When Canadians think of Saskatchewan—if they think of it at all—they think "flat and boring," a place to drive through or fly over, a gap between the bigger cities to the east and west.
Yet thanks to its damn-the-critics spirit, Saskatchewan is the birthplace of socialism, Medicare, and public funding for the arts—all essential to the national identity. It is impossible to imagine Canada without these things and equally as impossible to imagine another part of the country filling Saskatchewan’s singular role in the development of the nation.
But within the country’s narrative, Saskatchewan remains on the margins. In Overlooking Saskatchewan, twenty writers articulate the challenges and the power of this identity, revealing how the citizens of Saskatchewan continue to lead the way in the creation of culture and the nation’s sense of self.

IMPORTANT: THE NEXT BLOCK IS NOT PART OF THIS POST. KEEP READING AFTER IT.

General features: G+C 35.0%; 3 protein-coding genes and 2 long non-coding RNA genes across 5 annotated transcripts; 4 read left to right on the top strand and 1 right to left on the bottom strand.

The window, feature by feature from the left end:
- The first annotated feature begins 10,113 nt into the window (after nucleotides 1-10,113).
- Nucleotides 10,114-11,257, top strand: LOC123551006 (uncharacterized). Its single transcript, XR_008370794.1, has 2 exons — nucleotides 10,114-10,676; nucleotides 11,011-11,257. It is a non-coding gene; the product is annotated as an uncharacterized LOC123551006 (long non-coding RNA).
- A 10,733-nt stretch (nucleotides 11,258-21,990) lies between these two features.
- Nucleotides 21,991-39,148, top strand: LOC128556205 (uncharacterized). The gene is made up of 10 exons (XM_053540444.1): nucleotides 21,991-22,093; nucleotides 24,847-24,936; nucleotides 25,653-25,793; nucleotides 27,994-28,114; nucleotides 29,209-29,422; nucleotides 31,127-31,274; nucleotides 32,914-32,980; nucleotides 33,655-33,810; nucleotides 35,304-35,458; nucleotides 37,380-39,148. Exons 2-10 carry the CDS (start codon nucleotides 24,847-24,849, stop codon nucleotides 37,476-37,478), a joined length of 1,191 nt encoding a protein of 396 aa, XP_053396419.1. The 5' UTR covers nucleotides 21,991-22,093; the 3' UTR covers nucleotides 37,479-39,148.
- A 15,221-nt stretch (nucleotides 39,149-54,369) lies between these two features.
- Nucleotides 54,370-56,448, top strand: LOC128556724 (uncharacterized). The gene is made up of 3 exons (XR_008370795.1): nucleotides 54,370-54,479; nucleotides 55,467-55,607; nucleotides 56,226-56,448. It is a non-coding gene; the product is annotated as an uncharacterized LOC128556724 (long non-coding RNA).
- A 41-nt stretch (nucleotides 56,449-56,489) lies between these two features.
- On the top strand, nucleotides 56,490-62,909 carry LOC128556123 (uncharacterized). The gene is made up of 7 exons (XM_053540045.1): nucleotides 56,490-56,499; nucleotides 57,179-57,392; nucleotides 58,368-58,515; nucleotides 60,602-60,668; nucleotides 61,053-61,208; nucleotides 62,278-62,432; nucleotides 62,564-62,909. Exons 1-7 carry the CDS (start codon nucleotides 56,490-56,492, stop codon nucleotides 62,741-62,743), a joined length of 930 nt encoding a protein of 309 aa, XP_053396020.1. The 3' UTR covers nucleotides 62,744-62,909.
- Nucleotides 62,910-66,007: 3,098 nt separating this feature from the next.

About the authors
Randal Rogers is an associate professor in the Faculty of Fine Arts at the University of Regina.
Christine Ramsay is an associate professor in media studies at the University of Regina, Saskatchewan. She is a past president of the Film Studies Association of Canada and a member of the editorial board of Topia: Canadian Journal of Cultural Studies. She publishes in the areas of Canadian and Saskatchewan cinemas, masculinities in contemporary cultures, philosophies of identity, and the culture of small cities.